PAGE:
Attention Deficit Hyperactivity Disorder (ADHD) is a neurodevelopmental condition that is characterized by a persistent pattern of symptoms that interfere with social and occupational/academic functioning.

ADHD begins in childhood, and to meet criteria for the diagnosis onset of symptoms must be before the age of 12 years, and symptoms must be present in more than one setting (e.g., home and school).

There are 3 main sub-types of Attention Deficit Hyperactivity Disorder (ADHD), each with common core symptoms that help us identify which subtype a child may fall under.

1. Inattentive

Common presenting symptoms include:

-makes careless mistakes

-easily distracted


-difficulty with focus/concentration

-trouble with organization

-task avoidance

-loses things


2. Hyperactive

Common presenting symptoms include:



-“on the go”

-interrupts others

-blurts out answers during class

-talks excessively

-unable to wait their turn

-low frustration tolerance

-unable to sit still

-unable to remain seated when being seated is expected

3. Combined: Inattentive symptoms + hyperactive symptoms

Early intervention holds the key to positive outcomes for children who live with ADHD. The earlier these symptoms are identified, the earlier they can be addressed.

A comprehensive assessment including: medical, educational and psychological evaluation can help determine whether a child is truly struggling with ADHD or a condition that may mimic it.

There is a strong heritability component to ADHD, especially in first degree relatives, although specific genes that cause ADHD have not been identified. ADHD is more common in males than females at a ratio of 2:1, and females are more likely than males to present with inattentive symptoms than hyperactive symptoms.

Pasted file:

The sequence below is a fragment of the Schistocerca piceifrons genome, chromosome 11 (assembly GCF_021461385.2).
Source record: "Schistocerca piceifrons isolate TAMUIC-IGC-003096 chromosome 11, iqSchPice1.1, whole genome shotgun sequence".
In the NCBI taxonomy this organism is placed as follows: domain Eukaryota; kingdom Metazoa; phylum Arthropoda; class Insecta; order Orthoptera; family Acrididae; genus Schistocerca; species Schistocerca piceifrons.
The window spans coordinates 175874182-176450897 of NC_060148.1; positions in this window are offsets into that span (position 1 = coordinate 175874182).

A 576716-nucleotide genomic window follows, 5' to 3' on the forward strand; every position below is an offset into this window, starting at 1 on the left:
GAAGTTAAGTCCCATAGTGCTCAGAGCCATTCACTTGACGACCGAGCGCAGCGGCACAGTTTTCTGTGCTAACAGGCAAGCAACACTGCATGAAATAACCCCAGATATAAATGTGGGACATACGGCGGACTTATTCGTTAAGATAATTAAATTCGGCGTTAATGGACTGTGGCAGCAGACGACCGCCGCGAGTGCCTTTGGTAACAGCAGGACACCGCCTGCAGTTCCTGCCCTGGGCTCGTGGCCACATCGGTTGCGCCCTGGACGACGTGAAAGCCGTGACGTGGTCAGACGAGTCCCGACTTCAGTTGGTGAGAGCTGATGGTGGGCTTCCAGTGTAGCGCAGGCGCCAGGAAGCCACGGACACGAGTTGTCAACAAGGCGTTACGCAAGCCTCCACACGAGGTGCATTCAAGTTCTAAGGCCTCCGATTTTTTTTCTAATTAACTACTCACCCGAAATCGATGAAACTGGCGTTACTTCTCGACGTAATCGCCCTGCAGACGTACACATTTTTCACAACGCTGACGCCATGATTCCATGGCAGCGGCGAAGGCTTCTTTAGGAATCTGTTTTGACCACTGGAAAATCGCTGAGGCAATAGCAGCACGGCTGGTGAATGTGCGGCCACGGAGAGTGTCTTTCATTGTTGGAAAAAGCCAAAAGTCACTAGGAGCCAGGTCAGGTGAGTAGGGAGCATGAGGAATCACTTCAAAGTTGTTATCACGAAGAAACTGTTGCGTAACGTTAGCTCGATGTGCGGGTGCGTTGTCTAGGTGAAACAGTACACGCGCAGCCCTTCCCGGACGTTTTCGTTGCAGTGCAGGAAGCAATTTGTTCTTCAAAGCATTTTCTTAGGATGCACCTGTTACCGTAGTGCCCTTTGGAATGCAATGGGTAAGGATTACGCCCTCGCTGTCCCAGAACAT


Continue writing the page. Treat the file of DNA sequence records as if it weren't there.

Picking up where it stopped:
There are many different treatments for ADHD both non-pharmacologic and pharmacologic. While there are risks to treating ADHD with medication due to potential side effects, there are also risks to not treating ADHD symptoms.

Untreated ADHD can lead to difficulty with interpersonal relationships, school failure, underachievement, poor self-esteem, and substance abuse. By early adulthood, untreated ADHD is correlated with an increased risk of suicide attempt, particularly if there is a comorbid mood disorder or substance abuse. Children with untreated ADHD are more likely to: underperform academically, experience peer rejection, face a higher likelihood of unemployment as adults, are at higher risk for substance abuse and incarceration. Auto accidents are also more frequent in drivers with ADHD compared to non-ADHD peers.

Raising a child with ADHD can be challenging, and knowing how to proceed with evaluation and treatment can be overwhelming. Know that help is available. Below are helpful resources I regularly recommend to patients and families I see in my office.



American Psychiatric Association. (2013). Diagnostic and statistical manual of mental disorders (5th ed.).

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